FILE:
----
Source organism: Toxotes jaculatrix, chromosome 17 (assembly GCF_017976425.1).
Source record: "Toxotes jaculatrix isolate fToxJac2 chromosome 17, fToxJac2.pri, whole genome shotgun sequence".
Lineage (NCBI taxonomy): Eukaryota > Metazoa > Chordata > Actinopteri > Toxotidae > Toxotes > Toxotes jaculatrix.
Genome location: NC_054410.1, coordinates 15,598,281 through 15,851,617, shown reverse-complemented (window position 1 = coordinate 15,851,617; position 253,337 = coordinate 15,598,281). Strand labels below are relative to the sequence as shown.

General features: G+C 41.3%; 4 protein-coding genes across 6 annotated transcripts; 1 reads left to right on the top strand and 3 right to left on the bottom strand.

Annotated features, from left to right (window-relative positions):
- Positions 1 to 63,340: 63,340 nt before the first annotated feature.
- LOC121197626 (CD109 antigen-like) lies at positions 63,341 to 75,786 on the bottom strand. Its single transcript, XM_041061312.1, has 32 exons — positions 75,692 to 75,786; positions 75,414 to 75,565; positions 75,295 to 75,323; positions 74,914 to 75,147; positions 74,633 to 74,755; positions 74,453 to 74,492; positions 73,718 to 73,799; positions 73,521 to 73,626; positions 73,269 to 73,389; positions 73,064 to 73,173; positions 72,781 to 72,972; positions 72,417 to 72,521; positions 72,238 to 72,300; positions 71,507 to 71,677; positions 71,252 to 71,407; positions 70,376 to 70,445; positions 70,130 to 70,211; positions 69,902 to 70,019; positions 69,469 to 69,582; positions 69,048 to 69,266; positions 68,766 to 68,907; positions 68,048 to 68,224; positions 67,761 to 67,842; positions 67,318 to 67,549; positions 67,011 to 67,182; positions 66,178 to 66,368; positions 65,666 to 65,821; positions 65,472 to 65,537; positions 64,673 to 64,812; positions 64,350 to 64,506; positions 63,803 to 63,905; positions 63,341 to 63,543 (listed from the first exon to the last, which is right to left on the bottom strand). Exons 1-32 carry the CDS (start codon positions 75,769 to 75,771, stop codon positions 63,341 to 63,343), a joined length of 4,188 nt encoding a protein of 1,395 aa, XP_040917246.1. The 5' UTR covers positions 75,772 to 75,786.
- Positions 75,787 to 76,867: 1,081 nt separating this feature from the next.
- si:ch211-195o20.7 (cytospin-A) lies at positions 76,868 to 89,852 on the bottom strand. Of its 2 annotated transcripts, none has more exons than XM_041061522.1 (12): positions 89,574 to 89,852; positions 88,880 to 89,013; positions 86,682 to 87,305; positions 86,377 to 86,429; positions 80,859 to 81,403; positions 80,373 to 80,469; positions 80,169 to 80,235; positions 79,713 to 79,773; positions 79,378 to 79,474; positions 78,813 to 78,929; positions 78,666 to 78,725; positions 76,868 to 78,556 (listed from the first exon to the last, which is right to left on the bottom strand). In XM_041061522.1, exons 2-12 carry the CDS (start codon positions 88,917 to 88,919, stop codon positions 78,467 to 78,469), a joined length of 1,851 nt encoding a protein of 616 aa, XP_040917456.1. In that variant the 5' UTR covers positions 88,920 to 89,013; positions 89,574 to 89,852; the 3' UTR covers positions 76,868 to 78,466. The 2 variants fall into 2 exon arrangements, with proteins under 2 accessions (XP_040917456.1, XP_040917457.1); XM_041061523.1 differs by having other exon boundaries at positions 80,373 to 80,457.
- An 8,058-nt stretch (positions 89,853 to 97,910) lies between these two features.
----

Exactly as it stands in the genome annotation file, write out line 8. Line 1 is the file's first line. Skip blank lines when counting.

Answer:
- LOC121197626 (CD109 antigen-like) lies at positions 63,341 to 75,786 on the bottom strand. Its single transcript, XM_041061312.1, has 32 exons — positions 75,692 to 75,786; positions 75,414 to 75,565; positions 75,295 to 75,323; positions 74,914 to 75,147; positions 74,633 to 74,755; positions 74,453 to 74,492; positions 73,718 to 73,799; positions 73,521 to 73,626; positions 73,269 to 73,389; positions 73,064 to 73,173; positions 72,781 to 72,972; positions 72,417 to 72,521; positions 72,238 to 72,300; positions 71,507 to 71,677; positions 71,252 to 71,407; positions 70,376 to 70,445; positions 70,130 to 70,211; positions 69,902 to 70,019; positions 69,469 to 69,582; positions 69,048 to 69,266; positions 68,766 to 68,907; positions 68,048 to 68,224; positions 67,761 to 67,842; positions 67,318 to 67,549; positions 67,011 to 67,182; positions 66,178 to 66,368; positions 65,666 to 65,821; positions 65,472 to 65,537; positions 64,673 to 64,812; positions 64,350 to 64,506; positions 63,803 to 63,905; positions 63,341 to 63,543 (listed from the first exon to the last, which is right to left on the bottom strand). Exons 1-32 carry the CDS (start codon positions 75,769 to 75,771, stop codon positions 63,341 to 63,343), a joined length of 4,188 nt encoding a protein of 1,395 aa, XP_040917246.1. The 5' UTR covers positions 75,772 to 75,786.